The broadcast season unofficially kicks off tonight. And just like in a kids board game, the youngest of the networks, the CW, got to start first, unspooling its new series Ringer starring Sarah Michelle Gellar. Also launching tonight are the new seasons of the CW’s 90210 and NBC’s Parenthood, marking the unofficial start of the new season, which kicks in on Monday. Here are the networks’ standings going into the fall season:
With Yankees, Red Sox and Phillies on tap for baseball’s postseason this year, along with the heavily promoted The X Factor and new big-budget dinosaur drama Terra Nova, Fox is in a position to significantly outperform last fall when the network carried the National League Championship Series and had two DOA shows, drama Lone Star and comedy Running Wilde. The question marks at the network this fall are the new comedies, New Girl and I Hate My Teenage Daughter, though both are propped up by solid lead-ins, Glee and X Factor, respectively, and whether Glee and House can rebound after a disappointing 2010-11 season. If the stars align and X Factor lives up to its ratings expectations, Fox may win the fourth quarter as it did two years ago when it also had the American League Championship Series and the highly rated freshman season of Glee.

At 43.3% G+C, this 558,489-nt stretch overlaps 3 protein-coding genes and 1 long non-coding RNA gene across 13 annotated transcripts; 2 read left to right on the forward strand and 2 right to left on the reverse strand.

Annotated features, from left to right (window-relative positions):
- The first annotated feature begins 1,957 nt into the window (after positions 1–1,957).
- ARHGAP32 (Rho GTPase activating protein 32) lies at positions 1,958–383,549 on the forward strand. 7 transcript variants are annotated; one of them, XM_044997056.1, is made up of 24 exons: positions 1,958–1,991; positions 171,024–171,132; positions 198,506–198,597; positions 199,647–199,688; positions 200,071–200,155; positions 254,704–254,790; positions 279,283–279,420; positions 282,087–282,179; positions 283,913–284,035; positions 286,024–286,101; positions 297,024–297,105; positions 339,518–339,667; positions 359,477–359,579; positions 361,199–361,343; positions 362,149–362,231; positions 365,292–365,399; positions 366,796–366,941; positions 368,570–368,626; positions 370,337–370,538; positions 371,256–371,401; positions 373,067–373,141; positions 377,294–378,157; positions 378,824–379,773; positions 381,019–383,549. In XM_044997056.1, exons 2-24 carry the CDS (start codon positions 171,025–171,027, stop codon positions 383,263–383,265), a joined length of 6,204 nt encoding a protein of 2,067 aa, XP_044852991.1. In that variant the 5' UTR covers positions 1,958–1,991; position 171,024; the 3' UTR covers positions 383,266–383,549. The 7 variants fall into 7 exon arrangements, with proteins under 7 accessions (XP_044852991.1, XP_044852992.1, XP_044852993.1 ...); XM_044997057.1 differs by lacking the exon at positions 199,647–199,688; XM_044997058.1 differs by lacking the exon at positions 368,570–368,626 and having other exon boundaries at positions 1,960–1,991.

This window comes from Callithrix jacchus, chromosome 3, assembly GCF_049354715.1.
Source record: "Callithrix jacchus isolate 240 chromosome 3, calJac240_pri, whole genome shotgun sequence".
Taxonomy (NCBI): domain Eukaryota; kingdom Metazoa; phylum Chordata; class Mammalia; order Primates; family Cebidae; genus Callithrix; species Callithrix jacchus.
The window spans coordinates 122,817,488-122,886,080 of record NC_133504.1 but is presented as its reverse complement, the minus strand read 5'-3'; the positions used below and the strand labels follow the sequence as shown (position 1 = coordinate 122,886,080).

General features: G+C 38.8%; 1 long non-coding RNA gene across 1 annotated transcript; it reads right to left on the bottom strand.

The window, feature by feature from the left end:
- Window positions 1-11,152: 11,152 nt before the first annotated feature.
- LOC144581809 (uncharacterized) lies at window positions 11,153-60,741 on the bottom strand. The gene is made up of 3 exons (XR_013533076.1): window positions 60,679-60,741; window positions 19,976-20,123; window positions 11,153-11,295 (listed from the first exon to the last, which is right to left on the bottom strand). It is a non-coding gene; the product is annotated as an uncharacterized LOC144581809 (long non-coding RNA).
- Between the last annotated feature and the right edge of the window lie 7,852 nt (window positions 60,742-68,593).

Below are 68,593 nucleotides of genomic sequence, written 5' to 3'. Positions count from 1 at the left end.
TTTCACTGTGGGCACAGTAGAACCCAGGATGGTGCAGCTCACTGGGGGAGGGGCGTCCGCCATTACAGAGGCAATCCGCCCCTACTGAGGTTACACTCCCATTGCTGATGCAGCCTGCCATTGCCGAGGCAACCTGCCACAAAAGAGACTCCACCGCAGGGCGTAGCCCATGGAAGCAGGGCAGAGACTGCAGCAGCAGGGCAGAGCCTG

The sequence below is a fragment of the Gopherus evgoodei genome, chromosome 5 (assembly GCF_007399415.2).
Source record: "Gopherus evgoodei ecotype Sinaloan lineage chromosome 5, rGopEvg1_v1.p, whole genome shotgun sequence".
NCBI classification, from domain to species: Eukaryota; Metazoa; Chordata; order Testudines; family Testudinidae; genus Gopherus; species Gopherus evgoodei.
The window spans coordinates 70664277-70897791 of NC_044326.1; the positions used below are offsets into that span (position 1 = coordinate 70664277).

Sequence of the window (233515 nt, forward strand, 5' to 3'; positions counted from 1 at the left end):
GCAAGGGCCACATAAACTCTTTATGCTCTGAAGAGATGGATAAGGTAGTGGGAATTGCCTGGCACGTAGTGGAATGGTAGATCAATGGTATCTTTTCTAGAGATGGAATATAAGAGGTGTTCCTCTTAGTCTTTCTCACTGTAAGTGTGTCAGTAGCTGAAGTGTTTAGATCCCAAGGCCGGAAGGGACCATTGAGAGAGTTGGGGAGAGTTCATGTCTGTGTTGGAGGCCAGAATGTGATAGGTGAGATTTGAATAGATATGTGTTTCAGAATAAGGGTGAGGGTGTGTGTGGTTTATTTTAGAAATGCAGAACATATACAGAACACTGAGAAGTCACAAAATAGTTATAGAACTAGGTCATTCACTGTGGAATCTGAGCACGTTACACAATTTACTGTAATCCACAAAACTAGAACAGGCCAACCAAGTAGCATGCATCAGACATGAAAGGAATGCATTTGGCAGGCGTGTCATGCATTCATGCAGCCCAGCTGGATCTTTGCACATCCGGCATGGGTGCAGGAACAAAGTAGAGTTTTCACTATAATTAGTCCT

Fox’s main rival for the top spot in the fall will be the epitome of stability, CBS, which will get a ratings boost from the re-launch of Two and a Half Men. The consensus is that CBS has potential breakout hits on its hands with new Monday comedy Two Broke Girls, which is launching behind the much-hyped return of Two and a Half Men, and possibly Thursday drama Person of Interest. The network is getting high marks for taking its aging series such as the CSI franchise and Survivor and relocating them to troubled spots on the schedule that they shore up. The network is expected to accomplish that again this season with the mothership CSI series, which is moving to Wednesday 10 PM, with its replacement on Thursday, Person of Interest, looking to do at least as well as CSI if not better. The only question marks at CBS are new Thursday 8:30 comedy How To Be a Gentleman and where Men will settle after the initial ratings spike.